Apr 1, 2016 BACK
Volume VI, #7
Elder siblings are supposed to set a good example for younger siblings. But as I’ve observed with my three boys, if a younger sibling copies the elder’s behavior too closely, it likely ends in fisticuffs.
This didn’t happen with me and my younger brother Aaron (19 months separation). At least not for a long time. I went to Yale. Then Aaron went to Yale. I got into Yale Law School. Then Aaron got into Yale Law School. I couldn’t have been prouder or happier to be with him.
This changed during our first year of law school, living with Aaron and my college roommate Dave in a 3rd floor garret that ventilated to New Haven treetops via a gaping hole in the roof that provided ample access for squirrels (introducing us to Joe Sweeney from Animal Control who’d lecture us about squirrels – “bunny-rats” as he called them – transfixing us with his one working eye like a character from an Adam Sandler movie).
Not surprisingly, none of the girls we liked were fond of the bunny-rats. Few were interested in as much as a visit until I met Jenny. Jenny was angelic. Beautiful, sweet, the first Jewish girl I’d dated, and not only willing to visit but also tolerate overnight freezing temperatures and rustling sounds. A few weeks after I introduced Aaron to Jenny, he brought a girl home. Also named Jenny, also Jewish, but to me aggressively unpleasant and a long way from angelic and sweet. The Jennies were polar opposites and had no interest in fraternizing (or the female equivalent). As a result, there was tension and I saw less of my brother.
A few weeks later my Jenny (“Good Jenny”) put our kitchen and oven to good use, baking an impressive cake for my birthday that was devoured by my cold, hungry roommates. Encouraged, a few days later Good Jenny produced a batch of oatmeal raisin cookies with the same result. Dave and Aaron expressed their appreciation and were nicer to her. Hearing about Good Jenny’s baking exploits, the next day Bad Jenny whipped up a batch of double chocolate chip cookies. We polished them off, which led predictably to Good Jenny baking a pie, then Bad Jenny baking a cake. And so it went until one day Dave realized the passive-aggressive baking had caused him to gain ten pounds. In the presence of the dueling Jennies, Dave disabled our tired oven and solemnly declared a baking moratorium.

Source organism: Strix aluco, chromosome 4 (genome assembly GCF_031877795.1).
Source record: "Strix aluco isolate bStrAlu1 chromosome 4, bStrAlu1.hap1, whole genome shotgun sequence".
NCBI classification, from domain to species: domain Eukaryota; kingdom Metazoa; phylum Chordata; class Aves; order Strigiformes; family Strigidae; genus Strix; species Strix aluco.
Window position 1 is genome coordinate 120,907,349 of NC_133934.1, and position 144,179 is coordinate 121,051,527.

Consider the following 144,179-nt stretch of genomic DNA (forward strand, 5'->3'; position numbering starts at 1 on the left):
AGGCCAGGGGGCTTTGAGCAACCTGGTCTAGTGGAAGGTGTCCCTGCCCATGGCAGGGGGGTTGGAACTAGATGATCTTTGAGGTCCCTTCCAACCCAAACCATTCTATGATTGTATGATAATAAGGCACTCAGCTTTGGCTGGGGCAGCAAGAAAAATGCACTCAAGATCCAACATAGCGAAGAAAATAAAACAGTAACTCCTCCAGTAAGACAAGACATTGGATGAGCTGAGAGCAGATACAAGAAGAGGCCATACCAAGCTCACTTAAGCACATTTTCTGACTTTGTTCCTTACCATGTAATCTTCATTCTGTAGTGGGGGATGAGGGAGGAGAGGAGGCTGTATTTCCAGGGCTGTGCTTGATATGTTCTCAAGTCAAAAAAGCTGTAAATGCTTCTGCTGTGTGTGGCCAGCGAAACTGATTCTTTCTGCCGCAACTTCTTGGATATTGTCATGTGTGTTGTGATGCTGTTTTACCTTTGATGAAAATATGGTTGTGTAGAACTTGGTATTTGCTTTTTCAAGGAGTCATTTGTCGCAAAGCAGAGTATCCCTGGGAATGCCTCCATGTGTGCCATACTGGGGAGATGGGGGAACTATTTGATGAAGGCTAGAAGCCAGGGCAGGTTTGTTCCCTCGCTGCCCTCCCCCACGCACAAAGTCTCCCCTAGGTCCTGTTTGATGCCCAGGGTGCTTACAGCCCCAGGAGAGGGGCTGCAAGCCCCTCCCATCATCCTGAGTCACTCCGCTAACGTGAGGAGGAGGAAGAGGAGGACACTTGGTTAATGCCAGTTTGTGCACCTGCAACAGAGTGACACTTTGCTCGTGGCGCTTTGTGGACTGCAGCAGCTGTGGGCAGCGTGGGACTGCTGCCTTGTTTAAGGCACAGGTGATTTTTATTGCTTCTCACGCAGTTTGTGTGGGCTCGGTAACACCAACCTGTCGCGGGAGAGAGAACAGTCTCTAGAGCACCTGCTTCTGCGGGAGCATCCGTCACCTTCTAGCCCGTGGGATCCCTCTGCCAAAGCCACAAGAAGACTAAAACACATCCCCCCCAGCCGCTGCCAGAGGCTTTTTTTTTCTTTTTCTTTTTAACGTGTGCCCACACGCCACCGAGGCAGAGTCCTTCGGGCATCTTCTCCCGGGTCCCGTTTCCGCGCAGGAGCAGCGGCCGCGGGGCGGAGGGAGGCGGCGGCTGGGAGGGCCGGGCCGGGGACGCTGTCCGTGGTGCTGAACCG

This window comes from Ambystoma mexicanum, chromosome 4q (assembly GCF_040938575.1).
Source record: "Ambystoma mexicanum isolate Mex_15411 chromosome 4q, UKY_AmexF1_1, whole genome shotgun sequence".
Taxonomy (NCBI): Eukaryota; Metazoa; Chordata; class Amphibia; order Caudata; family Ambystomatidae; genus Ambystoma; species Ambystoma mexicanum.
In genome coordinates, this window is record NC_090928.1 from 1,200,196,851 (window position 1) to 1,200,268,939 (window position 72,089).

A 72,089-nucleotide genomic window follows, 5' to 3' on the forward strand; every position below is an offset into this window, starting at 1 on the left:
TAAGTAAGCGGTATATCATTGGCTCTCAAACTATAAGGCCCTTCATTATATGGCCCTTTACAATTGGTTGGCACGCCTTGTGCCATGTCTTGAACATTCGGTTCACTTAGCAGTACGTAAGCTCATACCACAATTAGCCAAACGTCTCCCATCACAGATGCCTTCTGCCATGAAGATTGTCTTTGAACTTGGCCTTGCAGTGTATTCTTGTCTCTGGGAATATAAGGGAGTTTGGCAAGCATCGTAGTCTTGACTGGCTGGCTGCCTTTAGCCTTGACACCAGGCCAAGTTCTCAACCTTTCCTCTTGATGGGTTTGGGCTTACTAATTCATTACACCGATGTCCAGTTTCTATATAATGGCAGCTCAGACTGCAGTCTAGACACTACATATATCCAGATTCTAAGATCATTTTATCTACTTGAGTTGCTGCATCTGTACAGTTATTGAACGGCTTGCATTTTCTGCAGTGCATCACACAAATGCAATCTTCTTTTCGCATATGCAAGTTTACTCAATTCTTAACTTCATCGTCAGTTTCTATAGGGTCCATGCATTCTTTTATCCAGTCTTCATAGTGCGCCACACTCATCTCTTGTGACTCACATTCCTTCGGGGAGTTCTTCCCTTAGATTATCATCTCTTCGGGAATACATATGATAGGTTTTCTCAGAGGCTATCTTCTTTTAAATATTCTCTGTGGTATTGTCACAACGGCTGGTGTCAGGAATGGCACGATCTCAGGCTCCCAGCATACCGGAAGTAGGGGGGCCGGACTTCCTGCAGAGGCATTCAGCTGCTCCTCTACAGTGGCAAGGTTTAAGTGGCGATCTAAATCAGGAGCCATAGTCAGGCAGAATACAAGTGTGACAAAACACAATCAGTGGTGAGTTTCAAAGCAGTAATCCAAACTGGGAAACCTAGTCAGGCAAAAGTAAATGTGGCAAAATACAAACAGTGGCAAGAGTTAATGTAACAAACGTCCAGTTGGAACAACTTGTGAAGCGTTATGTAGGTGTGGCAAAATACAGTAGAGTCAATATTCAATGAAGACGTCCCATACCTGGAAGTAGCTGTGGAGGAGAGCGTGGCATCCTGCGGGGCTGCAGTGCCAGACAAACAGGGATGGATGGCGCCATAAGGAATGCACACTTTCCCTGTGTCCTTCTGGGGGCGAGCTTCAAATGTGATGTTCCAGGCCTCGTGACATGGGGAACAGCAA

In higher education, I expect we’ll be similarly deluged – not by cookies, pies and cakes, but by new digital credentials. Tony Carnevale, Director of Georgetown’s Center on Education and the Workforce describes the current market as “chaos,” what with the panoply of nanodegrees, microdegrees and specializations on offer, but no one setting a standard. It’s only going to get more chaotic, as providers develop new digital programs leading to specific jobs (perhaps even for specific employers). As new credentials become ubiquitous, we may find ourselves only a few clicks away from digital pathways to brave new careers.
Technology ought to be able to transform higher education in three ways: (1) Increase accessibility; (2) Improve efficacy; and (3) Solve affordability. With regard to accessibility, digital delivery has proliferated to the point that any claim that degree programs are not accessible should be met with incredulity (note, affordability is an altogether different matter, as we’ll discuss below). On efficacy, if we can assume an efficient market for these new digital credentials, the programs that survive and thrive will be those that prepare students with the competencies employers are seeking (including core cognitive, executive function capabilities that are assessable competencies, despite what some believe) and that lead directly to good jobs and careers.
Oddly, it’s affordability that I’m struggling with. For although these digital credentials are bound to be much less costly than current degree offerings, I wonder whether we’re all destined to gain the educational equivalent of 10 lbs. when new digital credentials inevitably wheedle their way into the Title IV ecosystem and are as readily available as the cookies, pies and cakes baked by the dueling Jennies. Is radical accessibility the enemy of affordability?